Protecting your data from holiday cyberattacks
Holiday crime used to mean break-ins and thieves swiping packages from your doorstep. But now there’s an increasing number of cybersecurity threats specifically looking to capitalize on the holiday season. With many people getting new devices, using unfamiliar networks and doing lots of online shopping, bad actors have plenty of targets to choose from. By following these simple steps for data protection, you can keep your digital information secure this holiday season.
Be careful when using insecure Wi-Fi networks
If you’re traveling or out shopping during the holidays, you may find yourself on an unfamiliar Wi-Fi network. Many stores, airports and rest stops offer free Wi-Fi as a convenience, but often those networks aren’t secured. That makes it especially risky to make online purchases because the traffic from your device can be easily monitored and stolen. If you are using public Wi-Fi networks, then browsing to any website, make sure your connection is encrypted and secure by looking for the lock icon in the top left of the address bar. Also, always double check that the address you are navigating to is what you expected. Many modern devices, like the ASUS NovaGo, now feature built-in LTE, which offers a more secure experience for your online holiday shopping.
Don’t rely on passwords alone
Passwords and user IDs are a staple of cybersecurity, but they can only get you so far. To further ensure your data stays protected, consider using password management and verification apps. They let you use your face, fingerprint, eyes or other methods to access your data across devices. For example, the Microsoft Authenticator app adds an extra level of security with two-step verification that allows you to access your Microsoft account and apps quickly and securely without having to remember a password.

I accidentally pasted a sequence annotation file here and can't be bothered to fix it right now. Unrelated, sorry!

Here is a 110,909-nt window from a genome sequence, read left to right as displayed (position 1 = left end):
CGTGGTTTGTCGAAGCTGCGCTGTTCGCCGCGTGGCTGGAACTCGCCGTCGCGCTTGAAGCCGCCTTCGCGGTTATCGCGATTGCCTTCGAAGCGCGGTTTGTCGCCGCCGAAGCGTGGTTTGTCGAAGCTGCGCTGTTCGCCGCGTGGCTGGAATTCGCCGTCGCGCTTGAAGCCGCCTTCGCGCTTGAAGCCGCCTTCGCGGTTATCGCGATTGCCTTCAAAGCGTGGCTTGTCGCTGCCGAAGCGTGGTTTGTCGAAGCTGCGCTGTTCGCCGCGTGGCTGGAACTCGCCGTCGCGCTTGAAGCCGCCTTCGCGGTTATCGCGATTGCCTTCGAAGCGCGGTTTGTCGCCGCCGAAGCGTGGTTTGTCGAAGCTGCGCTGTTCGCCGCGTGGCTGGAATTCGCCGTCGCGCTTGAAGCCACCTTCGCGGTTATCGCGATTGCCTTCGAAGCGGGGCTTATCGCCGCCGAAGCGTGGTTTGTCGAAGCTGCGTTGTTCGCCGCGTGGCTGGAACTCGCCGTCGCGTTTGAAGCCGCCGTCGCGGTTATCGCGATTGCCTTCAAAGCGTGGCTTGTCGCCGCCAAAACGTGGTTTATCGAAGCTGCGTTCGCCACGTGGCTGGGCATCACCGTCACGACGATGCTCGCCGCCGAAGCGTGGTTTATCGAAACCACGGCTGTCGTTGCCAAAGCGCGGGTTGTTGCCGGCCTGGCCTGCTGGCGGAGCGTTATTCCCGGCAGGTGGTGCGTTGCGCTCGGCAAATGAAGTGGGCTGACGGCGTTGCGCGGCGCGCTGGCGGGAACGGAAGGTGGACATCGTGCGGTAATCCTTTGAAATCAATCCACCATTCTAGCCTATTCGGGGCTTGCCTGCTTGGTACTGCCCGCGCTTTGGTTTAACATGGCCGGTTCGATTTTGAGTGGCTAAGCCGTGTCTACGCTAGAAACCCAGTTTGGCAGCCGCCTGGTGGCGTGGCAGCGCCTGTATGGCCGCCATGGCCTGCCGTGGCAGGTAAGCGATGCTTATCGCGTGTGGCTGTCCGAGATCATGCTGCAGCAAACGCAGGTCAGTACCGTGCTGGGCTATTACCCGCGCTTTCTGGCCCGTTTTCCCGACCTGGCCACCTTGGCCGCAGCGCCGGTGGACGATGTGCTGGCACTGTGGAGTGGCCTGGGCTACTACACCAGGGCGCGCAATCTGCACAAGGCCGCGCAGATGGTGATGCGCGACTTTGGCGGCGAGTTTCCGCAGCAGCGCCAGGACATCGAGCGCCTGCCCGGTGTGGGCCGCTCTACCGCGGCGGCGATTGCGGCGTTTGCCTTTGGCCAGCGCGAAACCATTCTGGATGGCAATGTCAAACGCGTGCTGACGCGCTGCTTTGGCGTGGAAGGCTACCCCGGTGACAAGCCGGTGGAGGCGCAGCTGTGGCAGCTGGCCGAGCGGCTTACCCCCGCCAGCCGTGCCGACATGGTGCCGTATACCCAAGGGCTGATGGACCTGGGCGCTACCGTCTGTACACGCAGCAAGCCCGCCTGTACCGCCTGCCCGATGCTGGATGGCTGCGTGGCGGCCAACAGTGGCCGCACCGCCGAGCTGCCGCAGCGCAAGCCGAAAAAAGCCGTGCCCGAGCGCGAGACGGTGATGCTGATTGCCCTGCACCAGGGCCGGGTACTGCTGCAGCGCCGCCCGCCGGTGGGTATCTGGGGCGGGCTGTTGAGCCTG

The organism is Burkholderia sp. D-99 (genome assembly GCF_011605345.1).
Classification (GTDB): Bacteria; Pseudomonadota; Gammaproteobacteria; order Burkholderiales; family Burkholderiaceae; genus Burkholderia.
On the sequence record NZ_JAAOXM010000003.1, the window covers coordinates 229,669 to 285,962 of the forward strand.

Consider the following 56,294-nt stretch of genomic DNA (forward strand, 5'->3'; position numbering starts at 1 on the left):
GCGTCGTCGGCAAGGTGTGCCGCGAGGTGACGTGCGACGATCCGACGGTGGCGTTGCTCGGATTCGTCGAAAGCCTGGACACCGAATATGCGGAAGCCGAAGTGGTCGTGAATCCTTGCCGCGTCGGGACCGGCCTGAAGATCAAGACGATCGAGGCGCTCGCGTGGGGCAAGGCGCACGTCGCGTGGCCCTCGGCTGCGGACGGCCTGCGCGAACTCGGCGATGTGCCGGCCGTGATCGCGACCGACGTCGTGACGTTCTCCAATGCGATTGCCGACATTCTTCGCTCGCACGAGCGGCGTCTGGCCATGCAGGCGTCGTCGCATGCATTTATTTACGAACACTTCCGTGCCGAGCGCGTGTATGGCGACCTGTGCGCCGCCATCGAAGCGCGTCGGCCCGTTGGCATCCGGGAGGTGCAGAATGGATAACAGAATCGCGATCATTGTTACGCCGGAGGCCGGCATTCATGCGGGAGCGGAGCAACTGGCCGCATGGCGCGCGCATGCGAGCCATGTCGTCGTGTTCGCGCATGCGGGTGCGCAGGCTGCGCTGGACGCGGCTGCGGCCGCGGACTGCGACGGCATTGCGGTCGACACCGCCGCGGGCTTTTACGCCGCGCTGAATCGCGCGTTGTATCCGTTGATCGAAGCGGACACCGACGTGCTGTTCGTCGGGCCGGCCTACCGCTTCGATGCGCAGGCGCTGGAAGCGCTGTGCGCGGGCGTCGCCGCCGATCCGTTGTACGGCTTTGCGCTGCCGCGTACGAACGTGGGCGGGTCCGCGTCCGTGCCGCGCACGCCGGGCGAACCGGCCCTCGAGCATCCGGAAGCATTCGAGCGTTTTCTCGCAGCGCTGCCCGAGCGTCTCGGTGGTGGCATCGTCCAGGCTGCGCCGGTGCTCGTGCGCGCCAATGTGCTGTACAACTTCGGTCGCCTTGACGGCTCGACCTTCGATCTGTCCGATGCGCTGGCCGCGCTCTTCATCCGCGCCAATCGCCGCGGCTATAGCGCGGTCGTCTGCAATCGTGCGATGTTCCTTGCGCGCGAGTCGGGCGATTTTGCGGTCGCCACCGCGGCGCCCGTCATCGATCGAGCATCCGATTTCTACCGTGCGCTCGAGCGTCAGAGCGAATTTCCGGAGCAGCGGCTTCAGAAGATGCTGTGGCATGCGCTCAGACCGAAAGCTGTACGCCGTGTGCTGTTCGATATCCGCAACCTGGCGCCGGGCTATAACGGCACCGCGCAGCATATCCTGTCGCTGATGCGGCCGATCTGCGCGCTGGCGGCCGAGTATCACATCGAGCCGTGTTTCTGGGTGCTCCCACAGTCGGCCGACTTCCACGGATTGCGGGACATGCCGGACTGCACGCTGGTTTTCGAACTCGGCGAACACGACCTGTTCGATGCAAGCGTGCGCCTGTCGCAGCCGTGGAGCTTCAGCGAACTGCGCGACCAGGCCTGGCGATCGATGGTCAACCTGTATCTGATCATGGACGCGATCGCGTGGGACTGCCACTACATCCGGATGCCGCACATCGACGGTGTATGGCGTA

Avoid phishing scams
With so many companies emailing holiday promotions, it can feel like your inbox is under assault. In fact, it very well could be. Some of those emails may be phishing scams designed to steal your private information. To protect your data, don’t click on any unfamiliar links and carefully review all notifications from your bank to catch any potentially fraudulent activity.
Remember, scammers can be sophisticated. They may use personalized emails to gain your confidence or replicate the style of a well-known financial services company. If an email or link looks the slightest bit suspicious, don’t click it. Go directly to your bank or other online account to confirm the information independently.
Back up your data
If all your data is stored in one place, it’s vulnerable. Bad actors can lock up your device and demand payment to release your files. That’s why backing your data up to the cloud is critical for protecting your files against ransomware attacks. The cloud allows you to safeguard your data and access it from multiple devices. Cloud storage services like Microsoft's One Drive are secure and can also let you easily transfer your data if you’re upgrading to a new device this holiday season.
Utilize privacy screens
Preventing people from looking over your shoulder and stealing your information is the simplest and easiest way to protect your personal data. When online shopping in public, use privacy screens to hide your information. Some devices, like the HP EliteBook x360 and HP Spectre x360, have integrated privacy screens that instantly shield your screen with the push of a button. If your device doesn’t come with one built in, you can purchase a privacy screen from the Microsoft Store or another retailer.
Keep software current
Using a modern operating system — like Windows 10 — with the latest security updates and built-in anti-virus protection like Windows Defender Antivirus is the best way to ward off unwanted intrusions this holiday season. Major tech companies continually upgrade software to account for the latest cybersecurity threats so you can be confident your data is protected. By keeping your software current, you can avoid many cyberattacks before they cause problems this holiday season.